Sharing/ Disclosing about your 'stuff'

There may be something that you may have heard about the person you are dating and they may not (yet) have brought it up. If you have a question you should bring it up.

For starters, the information may be important to know.  There may be things that you are not comfortable with (and that’s OK). 

Also important is the way you can talk about uncomfortable and vulnerable topics. In married life, there will be many uncomfortable topics that you will have to discuss. This is an opportunity to experience how you two can have such conversations.  Do not defer this conversation to a shadchan or research to find out the information; you will be missing an important opportunity.

 

How to ask

Mindset

  • You want to build your marriage on solid trust and open communication, even if it is uncomfortable.
  • You want to know who the other person is – warts and all.
  • You will survive if the other person is not who you wish they are.

Anticipate that they will be uncomfortable

  •  This part of their life might be uncomfortable for them to talk about. They may also feel that it is private and that they should control how and when to share.
  • Allow them to share in bits rather than all at once.
  • They know what is important for you to know. Don’t pry. That said, if there is something that you need to know a specific detail, explain why it is important to you.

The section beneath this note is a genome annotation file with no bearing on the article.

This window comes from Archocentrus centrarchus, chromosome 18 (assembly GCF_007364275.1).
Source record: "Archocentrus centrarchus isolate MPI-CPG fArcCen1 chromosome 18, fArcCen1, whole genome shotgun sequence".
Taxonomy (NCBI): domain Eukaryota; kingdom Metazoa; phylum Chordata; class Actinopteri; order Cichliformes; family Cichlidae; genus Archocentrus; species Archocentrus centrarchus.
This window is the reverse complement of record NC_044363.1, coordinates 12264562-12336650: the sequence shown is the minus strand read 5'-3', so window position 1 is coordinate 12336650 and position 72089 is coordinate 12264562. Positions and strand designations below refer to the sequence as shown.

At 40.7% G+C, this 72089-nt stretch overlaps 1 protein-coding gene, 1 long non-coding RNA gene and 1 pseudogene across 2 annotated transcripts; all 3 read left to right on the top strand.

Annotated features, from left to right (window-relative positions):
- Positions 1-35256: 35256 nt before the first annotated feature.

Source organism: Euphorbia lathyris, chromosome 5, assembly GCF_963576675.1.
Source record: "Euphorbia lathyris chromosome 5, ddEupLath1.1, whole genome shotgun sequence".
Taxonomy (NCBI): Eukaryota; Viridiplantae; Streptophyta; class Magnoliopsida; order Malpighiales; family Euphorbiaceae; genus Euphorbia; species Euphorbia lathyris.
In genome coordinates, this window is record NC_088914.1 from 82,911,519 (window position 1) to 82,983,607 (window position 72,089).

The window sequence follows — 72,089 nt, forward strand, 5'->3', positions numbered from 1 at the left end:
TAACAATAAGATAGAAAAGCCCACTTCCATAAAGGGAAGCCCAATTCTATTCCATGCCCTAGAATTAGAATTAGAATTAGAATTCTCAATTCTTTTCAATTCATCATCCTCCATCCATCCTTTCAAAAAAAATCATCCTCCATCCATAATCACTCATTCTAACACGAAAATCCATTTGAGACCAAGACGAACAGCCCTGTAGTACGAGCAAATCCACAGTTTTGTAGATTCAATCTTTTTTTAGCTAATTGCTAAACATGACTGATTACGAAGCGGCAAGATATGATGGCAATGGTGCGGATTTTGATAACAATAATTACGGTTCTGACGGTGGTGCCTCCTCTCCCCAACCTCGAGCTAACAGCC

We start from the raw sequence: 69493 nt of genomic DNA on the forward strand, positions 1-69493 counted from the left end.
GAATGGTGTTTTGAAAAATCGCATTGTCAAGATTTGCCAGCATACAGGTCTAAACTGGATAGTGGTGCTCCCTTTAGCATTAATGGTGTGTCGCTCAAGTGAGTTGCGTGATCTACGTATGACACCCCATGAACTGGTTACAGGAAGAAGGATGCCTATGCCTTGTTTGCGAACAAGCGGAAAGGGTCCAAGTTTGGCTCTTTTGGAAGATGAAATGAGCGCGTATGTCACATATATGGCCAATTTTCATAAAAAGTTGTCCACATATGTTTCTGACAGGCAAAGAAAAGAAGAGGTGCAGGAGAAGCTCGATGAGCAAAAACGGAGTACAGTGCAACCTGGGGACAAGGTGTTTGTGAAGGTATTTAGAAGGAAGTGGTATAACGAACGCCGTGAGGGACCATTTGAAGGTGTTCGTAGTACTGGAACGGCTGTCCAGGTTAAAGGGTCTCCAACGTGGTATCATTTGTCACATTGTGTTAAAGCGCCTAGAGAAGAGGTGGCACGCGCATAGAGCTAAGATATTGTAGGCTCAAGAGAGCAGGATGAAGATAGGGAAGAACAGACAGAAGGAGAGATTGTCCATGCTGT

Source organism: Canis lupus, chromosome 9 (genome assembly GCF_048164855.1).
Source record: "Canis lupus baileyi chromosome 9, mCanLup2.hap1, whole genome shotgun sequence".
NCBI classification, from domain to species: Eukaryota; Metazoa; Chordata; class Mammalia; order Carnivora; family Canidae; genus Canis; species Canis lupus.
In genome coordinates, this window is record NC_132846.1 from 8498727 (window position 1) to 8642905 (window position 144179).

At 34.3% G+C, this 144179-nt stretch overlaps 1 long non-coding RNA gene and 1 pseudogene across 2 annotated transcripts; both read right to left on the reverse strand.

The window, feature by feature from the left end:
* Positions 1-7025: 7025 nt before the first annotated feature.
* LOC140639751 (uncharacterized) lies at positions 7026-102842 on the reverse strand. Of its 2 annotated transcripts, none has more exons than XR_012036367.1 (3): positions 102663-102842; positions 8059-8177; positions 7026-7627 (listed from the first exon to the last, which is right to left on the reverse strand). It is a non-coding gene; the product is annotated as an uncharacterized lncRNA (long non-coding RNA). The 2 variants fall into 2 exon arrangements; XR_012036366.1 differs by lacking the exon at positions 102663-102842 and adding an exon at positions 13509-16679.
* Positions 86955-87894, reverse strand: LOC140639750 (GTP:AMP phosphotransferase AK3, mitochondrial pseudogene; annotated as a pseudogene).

• As best as possible, create an environment of trust.

Wording you might use

 

Entry point. Ask permission. That prepares them for an uncomfortable conversation that may follow.

  • “There’s something on my mind. Can I bring it up now?”

Introduction. Provide emotional safety. Allow the other person the space to say that they are not yet ready to talk about it.  Allow them to control the flow of the information.

  • “I heard some things about your family. I want to understand it better. Can we talk about that now?”

  • “I know you had some challenges in your later teenage years. I want to understand that more. Can we talk about that now/ next time?”

  • “How would you like to have this conversation?”

Ask. 

Ask your question in nonjudgmental words. You might describe what you already know and ask them to tell you about the accuracy and their side of the story.

Extroduction. At the end of their sharing, thank them and assure them that you would never share anything. Not even with your parents or friends as you try to work it out. (In this case, you really should speak to someone who will keep confidentiality.)

  • “I know that was hard. Thank you for sharing. I have a better understanding of it all.”

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